Single-molecule dynamics suggest that ribosomes assemble at sites of translation in Bacillus subtilis
Eukaryotic cells transcribe ribosomal RNA and largely assemble ribosomes in a structure called the nucleolus, where chromosomal regions containing rRNA operons are clustered. In bacteria, many rRNA operons cluster close to the origin regions that are positioned on the outer borders of nucleoids, clo...
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|Summary:||Eukaryotic cells transcribe ribosomal RNA and largely assemble ribosomes in a structure called the nucleolus, where chromosomal regions containing rRNA operons are clustered. In bacteria, many rRNA operons cluster close to the origin regions that are positioned on the outer borders of nucleoids, close to polar areas, where translating 70S ribosomes are located. Because outer regions of the nucleoids contain the highest accumulation of RNA polymerase, it has been hypothesized that bacteria contain “nucleolus-like” structures. However, ribosome subunits freely diffuse through the entire cells, and could thus be assembled and matured throughout the non-compartmentalized cell. By tracking single molecules of two GTPases that play an essential role in ribosomal folding and processing in Bacillus subtilis, we show that this process takes place at sites of translation, i.e., predominantly at the cell poles. Induction of the stringent response led to a change in the population of GTPases assumed to be active in maturation, but did not abolish nucleoid occlusion of ribosomes or of GTPases. Our findings strongly support the idea of the conceptualization of nucleolus-like structures in bacteria, i.e., rRNA synthesis, ribosomal protein synthesis and subunit assembly occurring in close proximity at the cell poles, facilitating the efficiency of ribosome maturation even under conditions of transient nutrient deprivation.|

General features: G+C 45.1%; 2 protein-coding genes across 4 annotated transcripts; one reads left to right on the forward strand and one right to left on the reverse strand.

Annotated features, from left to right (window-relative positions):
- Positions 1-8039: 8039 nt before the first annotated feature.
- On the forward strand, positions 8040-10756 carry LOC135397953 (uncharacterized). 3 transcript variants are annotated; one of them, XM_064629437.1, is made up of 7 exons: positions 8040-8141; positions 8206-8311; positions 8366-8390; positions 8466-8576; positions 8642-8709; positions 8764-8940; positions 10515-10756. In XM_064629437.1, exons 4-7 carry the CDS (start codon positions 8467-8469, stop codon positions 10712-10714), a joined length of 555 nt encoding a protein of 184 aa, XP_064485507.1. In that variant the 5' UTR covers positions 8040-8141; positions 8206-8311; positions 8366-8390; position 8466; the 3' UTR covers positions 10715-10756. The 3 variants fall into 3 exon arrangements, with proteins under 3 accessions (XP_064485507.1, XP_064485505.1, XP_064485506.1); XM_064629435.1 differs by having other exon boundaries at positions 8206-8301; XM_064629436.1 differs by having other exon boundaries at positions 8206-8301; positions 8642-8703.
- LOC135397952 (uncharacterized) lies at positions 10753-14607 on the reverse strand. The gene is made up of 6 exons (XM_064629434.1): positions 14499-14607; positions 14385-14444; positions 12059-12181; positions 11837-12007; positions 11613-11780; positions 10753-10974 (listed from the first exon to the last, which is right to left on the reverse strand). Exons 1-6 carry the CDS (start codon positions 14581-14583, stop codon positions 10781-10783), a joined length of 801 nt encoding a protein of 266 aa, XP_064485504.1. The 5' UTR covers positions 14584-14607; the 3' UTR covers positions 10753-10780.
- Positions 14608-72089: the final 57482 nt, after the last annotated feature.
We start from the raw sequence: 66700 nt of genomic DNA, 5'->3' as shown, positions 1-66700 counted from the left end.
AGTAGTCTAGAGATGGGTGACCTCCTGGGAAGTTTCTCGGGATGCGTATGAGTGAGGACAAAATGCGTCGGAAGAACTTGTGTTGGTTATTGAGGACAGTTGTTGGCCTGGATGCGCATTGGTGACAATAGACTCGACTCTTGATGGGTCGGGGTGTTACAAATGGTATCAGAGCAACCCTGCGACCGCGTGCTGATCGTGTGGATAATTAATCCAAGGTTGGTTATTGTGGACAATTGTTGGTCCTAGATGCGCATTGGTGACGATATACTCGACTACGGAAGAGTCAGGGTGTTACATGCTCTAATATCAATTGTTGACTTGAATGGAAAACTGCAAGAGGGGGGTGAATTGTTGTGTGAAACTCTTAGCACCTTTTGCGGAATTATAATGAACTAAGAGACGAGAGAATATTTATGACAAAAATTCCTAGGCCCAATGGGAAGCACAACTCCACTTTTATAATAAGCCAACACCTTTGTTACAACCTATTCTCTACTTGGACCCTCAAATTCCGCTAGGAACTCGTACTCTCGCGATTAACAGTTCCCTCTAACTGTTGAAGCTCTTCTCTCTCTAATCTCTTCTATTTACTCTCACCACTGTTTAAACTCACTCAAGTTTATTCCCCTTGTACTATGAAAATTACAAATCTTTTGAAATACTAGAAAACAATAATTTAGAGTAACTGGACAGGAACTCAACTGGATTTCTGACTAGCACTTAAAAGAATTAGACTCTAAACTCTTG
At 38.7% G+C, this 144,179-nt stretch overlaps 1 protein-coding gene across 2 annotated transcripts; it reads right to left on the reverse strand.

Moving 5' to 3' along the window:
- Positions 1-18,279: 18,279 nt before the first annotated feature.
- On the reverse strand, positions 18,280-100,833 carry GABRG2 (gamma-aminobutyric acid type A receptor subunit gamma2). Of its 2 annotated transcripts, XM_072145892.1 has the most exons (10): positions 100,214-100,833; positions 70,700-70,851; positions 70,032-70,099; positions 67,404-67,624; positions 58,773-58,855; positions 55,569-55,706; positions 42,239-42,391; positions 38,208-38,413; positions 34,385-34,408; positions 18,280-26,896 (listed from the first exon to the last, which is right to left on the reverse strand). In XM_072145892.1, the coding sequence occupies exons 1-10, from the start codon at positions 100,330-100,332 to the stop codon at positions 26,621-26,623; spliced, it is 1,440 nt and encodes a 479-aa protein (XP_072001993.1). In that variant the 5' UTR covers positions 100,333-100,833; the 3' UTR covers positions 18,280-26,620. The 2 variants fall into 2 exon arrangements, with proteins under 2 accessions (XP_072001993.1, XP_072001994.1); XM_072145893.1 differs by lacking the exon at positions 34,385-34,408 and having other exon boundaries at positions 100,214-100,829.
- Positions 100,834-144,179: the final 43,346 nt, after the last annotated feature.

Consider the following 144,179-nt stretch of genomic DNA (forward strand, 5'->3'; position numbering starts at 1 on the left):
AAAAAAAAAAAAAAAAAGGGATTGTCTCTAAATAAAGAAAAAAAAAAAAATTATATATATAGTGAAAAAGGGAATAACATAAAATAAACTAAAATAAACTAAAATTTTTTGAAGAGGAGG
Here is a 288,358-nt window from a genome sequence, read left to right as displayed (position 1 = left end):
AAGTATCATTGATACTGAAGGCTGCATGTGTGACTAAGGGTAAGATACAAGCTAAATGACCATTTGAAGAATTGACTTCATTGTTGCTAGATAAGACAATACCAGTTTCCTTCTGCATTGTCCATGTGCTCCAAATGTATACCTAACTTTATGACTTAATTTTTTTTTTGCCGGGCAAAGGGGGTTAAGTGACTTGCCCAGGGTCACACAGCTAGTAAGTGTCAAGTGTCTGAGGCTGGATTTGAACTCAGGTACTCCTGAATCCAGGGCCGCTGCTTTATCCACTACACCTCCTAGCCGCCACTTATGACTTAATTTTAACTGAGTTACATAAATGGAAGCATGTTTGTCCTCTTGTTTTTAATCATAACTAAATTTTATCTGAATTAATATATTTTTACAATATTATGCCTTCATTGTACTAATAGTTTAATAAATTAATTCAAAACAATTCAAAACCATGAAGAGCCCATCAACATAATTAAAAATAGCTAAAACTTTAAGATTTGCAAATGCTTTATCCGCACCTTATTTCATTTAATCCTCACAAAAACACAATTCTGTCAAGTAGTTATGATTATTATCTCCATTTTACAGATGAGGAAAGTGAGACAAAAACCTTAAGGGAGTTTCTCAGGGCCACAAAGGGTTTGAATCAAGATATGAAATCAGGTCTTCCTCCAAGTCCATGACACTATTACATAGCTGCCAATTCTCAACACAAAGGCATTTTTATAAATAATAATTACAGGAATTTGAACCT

|Item Description:||Gefördert durch den Open-Access-Publikationsfonds der UB Marburg.|
|Physical Description:||16 Pages|